January 2005
Whenever I think the West Coast is cold, I need to go visit the East Coast for a dose of perspective-shaping bitter cold.  I’m a fervent fan of layers, often wearing 4 shirts when it gets chilly and wet in Seattle or Vancouver.  But every winter trip to the East Coast, I’ve had to add tights to the list.  A friend calls it ‘bracing.’  I can’t help but grin.  Coming from Alaska (over a decade ago) cold is cold is cold, and bracing or not, it’s all about the layers you have on.

Layers have been percolating through my head recently. Layers of snow hammering Boston and New York while I visit in January.  I have finally been lost in the layers of history and art in the Met.  Layers of senses bring alive the wintry smell of blowing snow and taxi exhaust whisking across my face.  Layers of events that add to life.  Layers of clothes as the Seattle weather does its weirdness, causing daffodils and tulips to burst into bloom in February.  Layers of dust in the corners of my apartment, exposed to my tired eyes by the vibrant spring sunlight.  Layers of humanity seen on the streets on both coasts.  Layers of history exposed by bricks peeking through worn pavement.  Layers of me, as I continue my journey through self-discovery, adding and removing layers of experiences and reactions, preconceptions and realizations.

The last year has proved fascinating.  It’s always interesting to see how an animal (human or otherwise) deals with stress.  Stress can bring the non-contemplated reactions more to the forefront, exposing strengths, fears, weaknesses, and idealizations.  I’ve dealt with more decisions that could, can, and will re-arrange my world in the last year than in the decade prior.  I know I haven’t been tested to my limits (still here, not a shell of myself), and very definitely not to my humane limits as those struggles of the world have landed in other people’s laps.  I’ve had my trusty bicycles, trusted friends and trust in myself to carry me through.  I can believe that I’ve enjoyed being in it and through it (even with the lack of sleep), watching my rusty layers stretched and re-molded, whisked off, some forever, some replaced within moments.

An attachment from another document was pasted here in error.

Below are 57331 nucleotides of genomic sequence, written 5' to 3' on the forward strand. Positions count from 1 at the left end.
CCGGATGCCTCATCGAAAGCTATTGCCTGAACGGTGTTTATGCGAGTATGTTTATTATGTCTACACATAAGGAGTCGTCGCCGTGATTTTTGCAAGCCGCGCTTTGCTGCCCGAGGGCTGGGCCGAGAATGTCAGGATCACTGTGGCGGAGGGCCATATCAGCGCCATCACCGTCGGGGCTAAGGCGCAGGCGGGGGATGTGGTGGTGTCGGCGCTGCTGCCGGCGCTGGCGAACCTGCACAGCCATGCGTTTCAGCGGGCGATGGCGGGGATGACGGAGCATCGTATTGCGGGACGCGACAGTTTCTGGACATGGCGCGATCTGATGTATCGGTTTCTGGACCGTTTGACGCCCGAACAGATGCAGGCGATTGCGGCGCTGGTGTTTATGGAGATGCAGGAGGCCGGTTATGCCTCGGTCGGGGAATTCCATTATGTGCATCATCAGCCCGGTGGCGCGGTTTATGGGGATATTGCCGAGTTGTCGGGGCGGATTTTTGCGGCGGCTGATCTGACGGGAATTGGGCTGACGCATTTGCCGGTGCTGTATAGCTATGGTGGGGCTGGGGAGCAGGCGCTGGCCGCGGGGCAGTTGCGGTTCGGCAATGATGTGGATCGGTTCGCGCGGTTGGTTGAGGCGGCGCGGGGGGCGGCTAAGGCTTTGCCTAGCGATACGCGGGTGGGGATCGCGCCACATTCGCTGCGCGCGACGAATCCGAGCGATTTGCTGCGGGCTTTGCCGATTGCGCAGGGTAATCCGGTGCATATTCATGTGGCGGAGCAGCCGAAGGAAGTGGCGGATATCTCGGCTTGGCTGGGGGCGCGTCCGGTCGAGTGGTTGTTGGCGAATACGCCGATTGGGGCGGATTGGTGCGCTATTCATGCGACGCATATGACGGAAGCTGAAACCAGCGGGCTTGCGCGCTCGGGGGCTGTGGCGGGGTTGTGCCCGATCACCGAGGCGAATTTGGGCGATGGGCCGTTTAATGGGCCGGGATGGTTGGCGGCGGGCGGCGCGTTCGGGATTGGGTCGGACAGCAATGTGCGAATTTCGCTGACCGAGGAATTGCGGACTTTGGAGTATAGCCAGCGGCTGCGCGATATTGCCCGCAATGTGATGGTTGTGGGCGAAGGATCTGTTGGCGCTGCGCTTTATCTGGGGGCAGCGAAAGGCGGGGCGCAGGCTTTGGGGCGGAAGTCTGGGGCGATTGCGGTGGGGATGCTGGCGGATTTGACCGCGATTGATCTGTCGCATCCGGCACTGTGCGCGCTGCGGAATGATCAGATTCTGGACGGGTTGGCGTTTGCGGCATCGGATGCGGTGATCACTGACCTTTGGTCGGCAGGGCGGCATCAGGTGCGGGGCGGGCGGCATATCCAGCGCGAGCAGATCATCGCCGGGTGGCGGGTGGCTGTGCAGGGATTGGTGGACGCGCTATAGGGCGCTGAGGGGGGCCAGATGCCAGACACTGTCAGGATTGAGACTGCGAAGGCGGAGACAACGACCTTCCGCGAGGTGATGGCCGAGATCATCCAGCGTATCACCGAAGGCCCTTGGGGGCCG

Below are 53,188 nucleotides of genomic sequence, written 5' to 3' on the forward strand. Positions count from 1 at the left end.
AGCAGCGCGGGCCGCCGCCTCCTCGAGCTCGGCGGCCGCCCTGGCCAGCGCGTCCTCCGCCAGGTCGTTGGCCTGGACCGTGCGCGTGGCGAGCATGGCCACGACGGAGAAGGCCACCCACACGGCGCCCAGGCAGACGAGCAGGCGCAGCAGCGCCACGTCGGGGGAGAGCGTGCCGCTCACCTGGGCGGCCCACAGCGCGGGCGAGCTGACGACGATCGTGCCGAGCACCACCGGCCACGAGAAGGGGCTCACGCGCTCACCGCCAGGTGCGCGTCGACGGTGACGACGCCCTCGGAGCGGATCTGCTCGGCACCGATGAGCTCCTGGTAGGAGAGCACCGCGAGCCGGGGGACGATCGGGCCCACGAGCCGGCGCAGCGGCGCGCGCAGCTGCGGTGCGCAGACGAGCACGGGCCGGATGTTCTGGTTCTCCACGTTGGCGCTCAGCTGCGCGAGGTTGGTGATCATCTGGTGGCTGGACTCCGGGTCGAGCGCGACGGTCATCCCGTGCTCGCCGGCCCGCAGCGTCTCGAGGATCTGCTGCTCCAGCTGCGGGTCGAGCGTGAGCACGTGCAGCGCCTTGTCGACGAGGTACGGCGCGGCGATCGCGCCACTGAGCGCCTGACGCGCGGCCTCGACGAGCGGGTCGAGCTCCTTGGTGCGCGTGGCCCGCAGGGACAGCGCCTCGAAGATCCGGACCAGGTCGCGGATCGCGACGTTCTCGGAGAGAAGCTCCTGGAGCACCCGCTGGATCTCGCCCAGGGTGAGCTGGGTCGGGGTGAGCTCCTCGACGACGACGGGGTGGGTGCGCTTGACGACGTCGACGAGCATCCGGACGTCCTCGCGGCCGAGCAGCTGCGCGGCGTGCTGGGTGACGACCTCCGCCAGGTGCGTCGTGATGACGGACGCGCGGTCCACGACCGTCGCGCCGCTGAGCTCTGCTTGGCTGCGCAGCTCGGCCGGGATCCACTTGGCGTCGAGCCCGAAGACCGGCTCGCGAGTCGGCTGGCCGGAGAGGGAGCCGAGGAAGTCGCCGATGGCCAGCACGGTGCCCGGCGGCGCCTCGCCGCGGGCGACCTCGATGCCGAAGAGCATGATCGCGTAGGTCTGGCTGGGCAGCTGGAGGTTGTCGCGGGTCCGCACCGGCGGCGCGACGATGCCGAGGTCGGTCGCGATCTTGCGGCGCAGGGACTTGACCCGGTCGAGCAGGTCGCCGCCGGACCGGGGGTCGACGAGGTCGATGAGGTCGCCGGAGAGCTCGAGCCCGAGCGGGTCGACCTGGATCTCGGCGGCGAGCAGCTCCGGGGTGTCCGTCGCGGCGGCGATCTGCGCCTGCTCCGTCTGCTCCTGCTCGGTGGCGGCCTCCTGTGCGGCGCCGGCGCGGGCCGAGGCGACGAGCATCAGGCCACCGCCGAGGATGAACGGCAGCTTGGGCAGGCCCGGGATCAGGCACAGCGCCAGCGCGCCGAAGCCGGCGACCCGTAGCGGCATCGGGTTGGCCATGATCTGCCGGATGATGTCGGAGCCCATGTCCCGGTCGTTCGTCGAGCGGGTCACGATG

My commute in Seattle is a 8 block walk.  Those 8 blocks have been a high time for contemplation.  What am I doing?  Did I do the right thing a year ago, 6 months ago, 1 month ago, today?  What options do I have?  My nature is to desire freedom, the freedom to chase possibilities and opportunities.  I was born Peter Allan Newbury.  My father added Chase soon after; I don’t think he or I knew how appropriate it was.  I walk though Pike Place Market in the morning, watching vendors opening, awash in layers of colourful fruit.  I’ve heard anecdotes of high-tech success-ites who one day backed away from their mayhem to run a low-stress, hang-out job.  I can’t say it hasn’t appealed, and especially on the bad days.  But when I look at the potentials, at the things I can learn, the exhilaration of nurturing every day and every opportunity into something to believe in, it’s hard to turn away.  It’s hard to turn away from chasing through my layers to find that molten, fluid core that simply is.  What do I do with this core?  There is no longer a why or a choice, there is simply an ‘is’, a feeling, an emotion, a drive.  How can I harness the raw power of this core for what I believe in?

I’ve long believed that you get one shot with this world. Go big or go home.  Chose your path and make it sing for you.  As I walk my chosen path of possibilities and probabilities, urging it to voice the wonders of life, I wonder why.  And then I wonder how.  And then last, what if.  Why is all of this here?  Why does this core within me strive so hard?  How does history affect us? What if I do this?  So many questions, such a small time to be alive, examining.  And so few answers to find.  In years previous, that lack of answers would worry me, make me wonder what I was missing.  There is a certain beauty to existence now that didn’t exist in those years previous.  In the midst of this stress, in the midst of this exhaustive and intensive re-layering, this alchemy, I’ve lost something.  I was so driven for so long, trying to prove myself, both to the world and to myself.  That drive still exists, but the need for proof has been tempered with a calmness that exhilarates me.

Sometimes I like to smile at myself in a mirror.  It reminds me that I am alive and well.

Peter Newbury's Published Adventures